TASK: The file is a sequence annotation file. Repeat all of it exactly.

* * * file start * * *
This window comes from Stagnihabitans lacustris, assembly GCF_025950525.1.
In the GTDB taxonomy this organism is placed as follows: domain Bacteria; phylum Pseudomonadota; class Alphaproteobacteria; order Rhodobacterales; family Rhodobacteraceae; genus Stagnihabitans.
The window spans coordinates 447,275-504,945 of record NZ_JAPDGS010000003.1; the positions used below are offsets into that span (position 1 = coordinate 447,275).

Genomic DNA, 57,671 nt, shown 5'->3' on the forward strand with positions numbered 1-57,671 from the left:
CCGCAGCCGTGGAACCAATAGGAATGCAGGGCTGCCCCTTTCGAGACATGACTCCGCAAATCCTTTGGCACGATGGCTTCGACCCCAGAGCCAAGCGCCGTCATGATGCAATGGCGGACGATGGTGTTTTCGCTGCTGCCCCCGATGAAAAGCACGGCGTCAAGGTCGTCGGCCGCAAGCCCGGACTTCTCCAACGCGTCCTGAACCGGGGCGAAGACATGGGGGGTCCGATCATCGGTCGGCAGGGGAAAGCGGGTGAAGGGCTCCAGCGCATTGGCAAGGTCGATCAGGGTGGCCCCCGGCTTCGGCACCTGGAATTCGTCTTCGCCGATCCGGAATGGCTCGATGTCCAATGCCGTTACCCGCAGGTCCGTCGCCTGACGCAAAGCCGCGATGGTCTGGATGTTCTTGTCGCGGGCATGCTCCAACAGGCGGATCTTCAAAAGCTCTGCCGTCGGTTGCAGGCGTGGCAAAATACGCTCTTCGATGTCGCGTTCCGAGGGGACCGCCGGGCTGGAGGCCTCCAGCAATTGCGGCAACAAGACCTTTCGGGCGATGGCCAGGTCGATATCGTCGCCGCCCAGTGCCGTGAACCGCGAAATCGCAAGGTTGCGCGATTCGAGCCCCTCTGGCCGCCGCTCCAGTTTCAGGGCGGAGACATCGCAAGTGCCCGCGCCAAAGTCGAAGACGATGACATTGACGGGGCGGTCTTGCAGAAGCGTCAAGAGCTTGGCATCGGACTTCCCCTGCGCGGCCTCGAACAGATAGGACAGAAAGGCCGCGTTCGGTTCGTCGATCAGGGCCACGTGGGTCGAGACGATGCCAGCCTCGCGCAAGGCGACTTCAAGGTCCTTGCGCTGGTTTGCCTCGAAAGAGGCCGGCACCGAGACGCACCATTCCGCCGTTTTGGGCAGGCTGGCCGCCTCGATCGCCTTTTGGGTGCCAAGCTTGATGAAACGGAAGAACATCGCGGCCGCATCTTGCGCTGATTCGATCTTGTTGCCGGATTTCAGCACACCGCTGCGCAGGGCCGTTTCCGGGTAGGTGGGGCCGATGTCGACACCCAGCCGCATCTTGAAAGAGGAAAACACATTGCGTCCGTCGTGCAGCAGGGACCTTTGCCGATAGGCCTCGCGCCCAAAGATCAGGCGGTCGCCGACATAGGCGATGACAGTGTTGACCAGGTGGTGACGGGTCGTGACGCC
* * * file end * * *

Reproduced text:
This window comes from Stagnihabitans lacustris, assembly GCF_025950525.1.
In the GTDB taxonomy this organism is placed as follows: domain Bacteria; phylum Pseudomonadota; class Alphaproteobacteria; order Rhodobacterales; family Rhodobacteraceae; genus Stagnihabitans.
The window spans coordinates 447,275-504,945 of record NZ_JAPDGS010000003.1; the positions used below are offsets into that span (position 1 = coordinate 447,275).

Genomic DNA, 57,671 nt, shown 5'->3' on the forward strand with positions numbered 1-57,671 from the left:
CCGCAGCCGTGGAACCAATAGGAATGCAGGGCTGCCCCTTTCGAGACATGACTCCGCAAATCCTTTGGCACGATGGCTTCGACCCCAGAGCCAAGCGCCGTCATGATGCAATGGCGGACGATGGTGTTTTCGCTGCTGCCCCCGATGAAAAGCACGGCGTCAAGGTCGTCGGCCGCAAGCCCGGACTTCTCCAACGCGTCCTGAACCGGGGCGAAGACATGGGGGGTCCGATCATCGGTCGGCAGGGGAAAGCGGGTGAAGGGCTCCAGCGCATTGGCAAGGTCGATCAGGGTGGCCCCCGGCTTCGGCACCTGGAATTCGTCTTCGCCGATCCGGAATGGCTCGATGTCCAATGCCGTTACCCGCAGGTCCGTCGCCTGACGCAAAGCCGCGATGGTCTGGATGTTCTTGTCGCGGGCATGCTCCAACAGGCGGATCTTCAAAAGCTCTGCCGTCGGTTGCAGGCGTGGCAAAATACGCTCTTCGATGTCGCGTTCCGAGGGGACCGCCGGGCTGGAGGCCTCCAGCAATTGCGGCAACAAGACCTTTCGGGCGATGGCCAGGTCGATATCGTCGCCGCCCAGTGCCGTGAACCGCGAAATCGCAAGGTTGCGCGATTCGAGCCCCTCTGGCCGCCGCTCCAGTTTCAGGGCGGAGACATCGCAAGTGCCCGCGCCAAAGTCGAAGACGATGACATTGACGGGGCGGTCTTGCAGAAGCGTCAAGAGCTTGGCATCGGACTTCCCCTGCGCGGCCTCGAACAGATAGGACAGAAAGGCCGCGTTCGGTTCGTCGATCAGGGCCACGTGGGTCGAGACGATGCCAGCCTCGCGCAAGGCGACTTCAAGGTCCTTGCGCTGGTTTGCCTCGAAAGAGGCCGGCACCGAGACGCACCATTCCGCCGTTTTGGGCAGGCTGGCCGCCTCGATCGCCTTTTGGGTGCCAAGCTTGATGAAACGGAAGAACATCGCGGCCGCATCTTGCGCTGATTCGATCTTGTTGCCGGATTTCAGCACACCGCTGCGCAGGGCCGTTTCCGGGTAGGTGGGGCCGATGTCGACACCCAGCCGCATCTTGAAAGAGGAAAACACATTGCGTCCGTCGTGCAGCAGGGACCTTTGCCGATAGGCCTCGCGCCCAAAGATCAGGCGGTCGCCGACATAGGCGATGACAGTGTTGACCAGGTGGTGACGGGTCGTGACGCC